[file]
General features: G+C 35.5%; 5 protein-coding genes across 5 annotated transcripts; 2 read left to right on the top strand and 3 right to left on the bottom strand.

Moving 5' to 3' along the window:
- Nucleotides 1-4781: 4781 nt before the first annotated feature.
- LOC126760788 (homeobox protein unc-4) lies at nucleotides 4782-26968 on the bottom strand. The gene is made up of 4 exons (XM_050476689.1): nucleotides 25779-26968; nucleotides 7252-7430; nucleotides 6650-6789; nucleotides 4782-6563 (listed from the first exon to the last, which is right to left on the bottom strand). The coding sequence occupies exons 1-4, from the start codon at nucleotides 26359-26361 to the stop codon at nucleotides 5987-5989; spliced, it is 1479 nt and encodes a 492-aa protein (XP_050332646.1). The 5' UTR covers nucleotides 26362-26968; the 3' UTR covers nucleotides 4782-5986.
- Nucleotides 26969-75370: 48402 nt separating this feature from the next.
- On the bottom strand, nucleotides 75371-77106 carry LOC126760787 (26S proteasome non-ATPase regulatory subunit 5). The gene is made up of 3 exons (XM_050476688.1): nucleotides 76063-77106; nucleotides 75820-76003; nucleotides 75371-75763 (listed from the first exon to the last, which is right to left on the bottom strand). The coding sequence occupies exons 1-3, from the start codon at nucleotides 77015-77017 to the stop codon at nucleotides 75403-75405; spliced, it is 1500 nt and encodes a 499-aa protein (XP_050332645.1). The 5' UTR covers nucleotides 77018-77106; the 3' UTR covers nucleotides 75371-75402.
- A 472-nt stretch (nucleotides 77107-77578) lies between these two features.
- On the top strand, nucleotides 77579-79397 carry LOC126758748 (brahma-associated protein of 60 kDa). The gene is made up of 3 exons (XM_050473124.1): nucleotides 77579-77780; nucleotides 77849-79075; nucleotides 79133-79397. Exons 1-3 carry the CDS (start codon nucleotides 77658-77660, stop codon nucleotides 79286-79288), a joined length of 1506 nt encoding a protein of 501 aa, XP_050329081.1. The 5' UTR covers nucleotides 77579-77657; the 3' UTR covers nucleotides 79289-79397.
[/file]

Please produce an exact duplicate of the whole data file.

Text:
General features: G+C 35.5%; 5 protein-coding genes across 5 annotated transcripts; 2 read left to right on the top strand and 3 right to left on the bottom strand.

Moving 5' to 3' along the window:
- Nucleotides 1-4781: 4781 nt before the first annotated feature.
- LOC126760788 (homeobox protein unc-4) lies at nucleotides 4782-26968 on the bottom strand. The gene is made up of 4 exons (XM_050476689.1): nucleotides 25779-26968; nucleotides 7252-7430; nucleotides 6650-6789; nucleotides 4782-6563 (listed from the first exon to the last, which is right to left on the bottom strand). The coding sequence occupies exons 1-4, from the start codon at nucleotides 26359-26361 to the stop codon at nucleotides 5987-5989; spliced, it is 1479 nt and encodes a 492-aa protein (XP_050332646.1). The 5' UTR covers nucleotides 26362-26968; the 3' UTR covers nucleotides 4782-5986.
- Nucleotides 26969-75370: 48402 nt separating this feature from the next.
- On the bottom strand, nucleotides 75371-77106 carry LOC126760787 (26S proteasome non-ATPase regulatory subunit 5). The gene is made up of 3 exons (XM_050476688.1): nucleotides 76063-77106; nucleotides 75820-76003; nucleotides 75371-75763 (listed from the first exon to the last, which is right to left on the bottom strand). The coding sequence occupies exons 1-3, from the start codon at nucleotides 77015-77017 to the stop codon at nucleotides 75403-75405; spliced, it is 1500 nt and encodes a 499-aa protein (XP_050332645.1). The 5' UTR covers nucleotides 77018-77106; the 3' UTR covers nucleotides 75371-75402.
- A 472-nt stretch (nucleotides 77107-77578) lies between these two features.
- On the top strand, nucleotides 77579-79397 carry LOC126758748 (brahma-associated protein of 60 kDa). The gene is made up of 3 exons (XM_050473124.1): nucleotides 77579-77780; nucleotides 77849-79075; nucleotides 79133-79397. Exons 1-3 carry the CDS (start codon nucleotides 77658-77660, stop codon nucleotides 79286-79288), a joined length of 1506 nt encoding a protein of 501 aa, XP_050329081.1. The 5' UTR covers nucleotides 77579-77657; the 3' UTR covers nucleotides 79289-79397.